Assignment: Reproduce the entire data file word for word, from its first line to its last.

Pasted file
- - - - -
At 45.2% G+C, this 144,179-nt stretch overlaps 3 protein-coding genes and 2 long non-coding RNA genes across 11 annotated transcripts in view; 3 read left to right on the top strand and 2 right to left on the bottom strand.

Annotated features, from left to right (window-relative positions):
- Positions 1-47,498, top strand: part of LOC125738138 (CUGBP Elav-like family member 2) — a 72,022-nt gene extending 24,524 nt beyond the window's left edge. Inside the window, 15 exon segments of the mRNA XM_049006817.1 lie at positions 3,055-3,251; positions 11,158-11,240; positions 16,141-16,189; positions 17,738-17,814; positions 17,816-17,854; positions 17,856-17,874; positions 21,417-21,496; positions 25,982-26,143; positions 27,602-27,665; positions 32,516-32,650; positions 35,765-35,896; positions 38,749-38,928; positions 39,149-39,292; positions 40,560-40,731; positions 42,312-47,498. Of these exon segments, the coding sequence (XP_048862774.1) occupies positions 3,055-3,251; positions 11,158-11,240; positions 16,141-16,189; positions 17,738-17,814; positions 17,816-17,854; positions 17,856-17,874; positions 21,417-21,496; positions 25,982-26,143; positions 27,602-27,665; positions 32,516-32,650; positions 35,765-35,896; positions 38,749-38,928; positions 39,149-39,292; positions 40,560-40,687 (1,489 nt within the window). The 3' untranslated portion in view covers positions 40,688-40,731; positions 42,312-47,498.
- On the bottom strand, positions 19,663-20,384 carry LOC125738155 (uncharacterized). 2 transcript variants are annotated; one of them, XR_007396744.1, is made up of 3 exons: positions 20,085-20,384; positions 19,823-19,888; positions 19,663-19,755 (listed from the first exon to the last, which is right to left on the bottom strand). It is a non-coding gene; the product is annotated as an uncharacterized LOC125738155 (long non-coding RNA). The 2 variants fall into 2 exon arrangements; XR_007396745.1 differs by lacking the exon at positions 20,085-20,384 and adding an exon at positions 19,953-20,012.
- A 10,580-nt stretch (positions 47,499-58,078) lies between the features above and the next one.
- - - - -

At 45.2% G+C, this 144,179-nt stretch overlaps 3 protein-coding genes and 2 long non-coding RNA genes across 11 annotated transcripts in view; 3 read left to right on the top strand and 2 right to left on the bottom strand.

Annotated features, from left to right (window-relative positions):
- Positions 1-47,498, top strand: part of LOC125738138 (CUGBP Elav-like family member 2) — a 72,022-nt gene extending 24,524 nt beyond the window's left edge. Inside the window, 15 exon segments of the mRNA XM_049006817.1 lie at positions 3,055-3,251; positions 11,158-11,240; positions 16,141-16,189; positions 17,738-17,814; positions 17,816-17,854; positions 17,856-17,874; positions 21,417-21,496; positions 25,982-26,143; positions 27,602-27,665; positions 32,516-32,650; positions 35,765-35,896; positions 38,749-38,928; positions 39,149-39,292; positions 40,560-40,731; positions 42,312-47,498. Of these exon segments, the coding sequence (XP_048862774.1) occupies positions 3,055-3,251; positions 11,158-11,240; positions 16,141-16,189; positions 17,738-17,814; positions 17,816-17,854; positions 17,856-17,874; positions 21,417-21,496; positions 25,982-26,143; positions 27,602-27,665; positions 32,516-32,650; positions 35,765-35,896; positions 38,749-38,928; positions 39,149-39,292; positions 40,560-40,687 (1,489 nt within the window). The 3' untranslated portion in view covers positions 40,688-40,731; positions 42,312-47,498.
- On the bottom strand, positions 19,663-20,384 carry LOC125738155 (uncharacterized). 2 transcript variants are annotated; one of them, XR_007396744.1, is made up of 3 exons: positions 20,085-20,384; positions 19,823-19,888; positions 19,663-19,755 (listed from the first exon to the last, which is right to left on the bottom strand). It is a non-coding gene; the product is annotated as an uncharacterized LOC125738155 (long non-coding RNA). The 2 variants fall into 2 exon arrangements; XR_007396745.1 differs by lacking the exon at positions 20,085-20,384 and adding an exon at positions 19,953-20,012.
- A 10,580-nt stretch (positions 47,499-58,078) lies between the features above and the next one.